Still not convinced? Try this instead: how about if we sell off the current contents of the trust fund to outside investors? They think it's real, and they'd be happy to buy those bonds — in an orderly way, of course. After that was done and the money was reinvested, the trust fund would be full of stocks and corporate bonds — and voila, suddenly everyone would magically agree that it's real money.

So yes, the trust fund is real. It's a promise from the United States government backed up by its taxing authority, just like real money, and it's accepted by outside investors, just like real money. How much more real can it get?


SOCIAL SECURITY AROUND THE WORLD....Airy fairy theorizing is one thing, but how about some concrete data in the great Social Security privatization debate. In particular, how has Social Security privatization fared in other countries that have tried it? After all, the United States isn't the first country to think about doing this. Let's take a peek.

First there's Chile. They implemented privatization a couple of decades ago, and originally the World Bank was enthusiastic. Today, though...not so much. Greg Anrig of the Century Foundation summarizes:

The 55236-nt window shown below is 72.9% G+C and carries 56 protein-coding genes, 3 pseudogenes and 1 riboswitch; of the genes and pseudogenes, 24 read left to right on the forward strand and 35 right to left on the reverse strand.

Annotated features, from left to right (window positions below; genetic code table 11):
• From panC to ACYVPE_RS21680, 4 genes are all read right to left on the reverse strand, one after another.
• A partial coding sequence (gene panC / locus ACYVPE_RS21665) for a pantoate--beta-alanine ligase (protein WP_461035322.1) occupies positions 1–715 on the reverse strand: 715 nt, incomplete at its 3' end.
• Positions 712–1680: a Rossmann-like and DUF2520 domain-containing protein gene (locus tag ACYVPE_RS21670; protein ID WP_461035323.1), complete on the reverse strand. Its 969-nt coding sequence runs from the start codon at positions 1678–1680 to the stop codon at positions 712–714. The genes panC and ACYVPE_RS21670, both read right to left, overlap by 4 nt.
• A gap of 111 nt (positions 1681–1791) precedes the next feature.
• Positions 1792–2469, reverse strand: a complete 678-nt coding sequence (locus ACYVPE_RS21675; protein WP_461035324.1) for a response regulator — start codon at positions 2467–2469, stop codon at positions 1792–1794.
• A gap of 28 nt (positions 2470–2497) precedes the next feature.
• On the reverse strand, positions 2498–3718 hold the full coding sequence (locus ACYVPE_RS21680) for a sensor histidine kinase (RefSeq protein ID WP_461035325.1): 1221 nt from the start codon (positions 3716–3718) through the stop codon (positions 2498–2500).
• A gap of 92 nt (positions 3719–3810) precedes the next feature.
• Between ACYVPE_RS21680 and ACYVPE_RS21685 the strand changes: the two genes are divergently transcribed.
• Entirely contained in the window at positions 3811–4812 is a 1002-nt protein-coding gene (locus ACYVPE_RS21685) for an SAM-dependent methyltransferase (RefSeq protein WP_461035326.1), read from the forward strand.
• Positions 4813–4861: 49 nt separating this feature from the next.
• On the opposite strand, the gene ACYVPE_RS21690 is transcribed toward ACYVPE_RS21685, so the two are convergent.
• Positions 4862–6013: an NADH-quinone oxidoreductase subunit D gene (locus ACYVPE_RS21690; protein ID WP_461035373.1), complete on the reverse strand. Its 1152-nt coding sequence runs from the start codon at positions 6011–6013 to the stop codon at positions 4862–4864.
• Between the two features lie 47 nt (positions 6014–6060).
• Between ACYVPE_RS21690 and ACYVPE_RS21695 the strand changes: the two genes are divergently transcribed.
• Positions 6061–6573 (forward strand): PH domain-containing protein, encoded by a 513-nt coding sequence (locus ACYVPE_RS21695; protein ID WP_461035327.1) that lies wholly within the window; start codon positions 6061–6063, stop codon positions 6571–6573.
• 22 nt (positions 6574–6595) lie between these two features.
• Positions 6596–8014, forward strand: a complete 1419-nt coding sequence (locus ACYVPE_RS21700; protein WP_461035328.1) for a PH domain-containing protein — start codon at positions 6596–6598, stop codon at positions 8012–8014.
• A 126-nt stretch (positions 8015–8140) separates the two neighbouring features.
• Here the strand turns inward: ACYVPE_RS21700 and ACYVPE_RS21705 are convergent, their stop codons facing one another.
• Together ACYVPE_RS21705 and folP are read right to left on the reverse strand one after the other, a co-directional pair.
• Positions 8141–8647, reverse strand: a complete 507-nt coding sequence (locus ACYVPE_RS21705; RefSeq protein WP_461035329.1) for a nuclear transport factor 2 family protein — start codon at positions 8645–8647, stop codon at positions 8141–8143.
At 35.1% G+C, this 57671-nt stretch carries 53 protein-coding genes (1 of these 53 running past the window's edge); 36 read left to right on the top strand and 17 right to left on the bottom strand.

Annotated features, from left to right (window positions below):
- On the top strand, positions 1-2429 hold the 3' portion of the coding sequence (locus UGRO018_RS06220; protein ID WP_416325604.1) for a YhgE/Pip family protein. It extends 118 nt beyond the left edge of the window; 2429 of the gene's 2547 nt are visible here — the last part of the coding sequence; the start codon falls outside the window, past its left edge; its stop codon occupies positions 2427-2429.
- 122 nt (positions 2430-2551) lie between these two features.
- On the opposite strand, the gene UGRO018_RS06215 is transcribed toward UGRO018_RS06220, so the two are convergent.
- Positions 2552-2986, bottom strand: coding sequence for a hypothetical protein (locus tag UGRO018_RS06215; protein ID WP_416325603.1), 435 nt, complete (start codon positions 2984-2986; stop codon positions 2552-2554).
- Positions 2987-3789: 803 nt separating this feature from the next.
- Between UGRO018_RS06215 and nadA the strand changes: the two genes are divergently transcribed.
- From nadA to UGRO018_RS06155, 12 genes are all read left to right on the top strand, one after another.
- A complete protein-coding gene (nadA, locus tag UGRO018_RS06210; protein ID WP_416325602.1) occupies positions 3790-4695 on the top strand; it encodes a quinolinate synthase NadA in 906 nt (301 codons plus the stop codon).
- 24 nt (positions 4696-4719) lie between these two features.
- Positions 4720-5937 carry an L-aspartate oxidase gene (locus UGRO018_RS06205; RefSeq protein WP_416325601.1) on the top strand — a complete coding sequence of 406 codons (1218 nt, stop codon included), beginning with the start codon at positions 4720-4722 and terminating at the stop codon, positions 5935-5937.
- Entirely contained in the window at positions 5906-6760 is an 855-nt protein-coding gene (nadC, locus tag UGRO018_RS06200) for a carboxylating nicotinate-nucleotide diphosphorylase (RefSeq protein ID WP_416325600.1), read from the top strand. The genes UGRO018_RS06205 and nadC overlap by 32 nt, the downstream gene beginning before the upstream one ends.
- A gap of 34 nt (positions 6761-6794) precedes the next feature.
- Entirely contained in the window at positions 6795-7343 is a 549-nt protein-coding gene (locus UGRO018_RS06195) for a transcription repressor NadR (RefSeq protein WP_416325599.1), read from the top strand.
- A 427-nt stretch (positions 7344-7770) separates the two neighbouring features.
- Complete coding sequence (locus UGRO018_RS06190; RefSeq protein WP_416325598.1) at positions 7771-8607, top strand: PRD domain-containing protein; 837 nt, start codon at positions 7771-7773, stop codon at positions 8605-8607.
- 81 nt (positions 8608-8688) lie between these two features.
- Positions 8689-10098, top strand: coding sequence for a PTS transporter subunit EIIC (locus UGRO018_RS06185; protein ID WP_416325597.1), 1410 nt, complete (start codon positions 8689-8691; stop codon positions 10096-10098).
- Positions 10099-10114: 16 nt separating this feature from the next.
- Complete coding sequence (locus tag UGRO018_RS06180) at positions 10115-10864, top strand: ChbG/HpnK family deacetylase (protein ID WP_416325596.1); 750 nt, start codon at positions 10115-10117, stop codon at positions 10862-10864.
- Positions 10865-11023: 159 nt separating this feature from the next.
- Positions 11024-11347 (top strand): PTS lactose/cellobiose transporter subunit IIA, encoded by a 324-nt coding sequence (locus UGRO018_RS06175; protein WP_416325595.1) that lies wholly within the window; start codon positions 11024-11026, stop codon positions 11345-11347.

Investment accounts of retirees are much smaller than originally predicted — so low that 41 percent of those eligible to collect pensions continue to work.

The World Bank found that half of the pension contributions of the average Chilean worker who retired in 2000 went to management fees. The brokerage firm CB Capitales...found that the average worker would have done better simply by placing their pension fund contributions in a passbook savings account.

The transition costs of shifting to a privatized system in Chile averaged 6.1 percent of GDP in the 1980s, 4.8 percent in the 1990s, and are expected to average 4.3 percent from 1999 to 2037.

Bummer! Still, maybe that's just Chile. How about results from some nice, progressive, wealthy country instead? How about Sweden?

Sweden implemented a partial privatization back in 2001. Here's what the president of the Swedish Society of Actuaries reports:

General benefit levels have been significantly lowered, future benefits are impossible to forecast, and administrative costs have quadrupled — mostly because of the mutual fund part — to 2.0% of total benefits. (If real investment return is 3% per annum, the amount accumulated after 30 years of regular annual savings will be 22% lower if the cost factor is 2.0% instead of 0.5%.)

....Everyone in the new system is forced to speculate in mutual funds and results in the first years have been disastrous. From March 2000 until March 2003, the Swedish stock market declined by 68%. As of 31st January 2004, 84% of all accounts had lost money, despite the upturn in the market since March 2003.

Aren't you glad that President Bush wants to follow in the footsteps of glorious successes like these?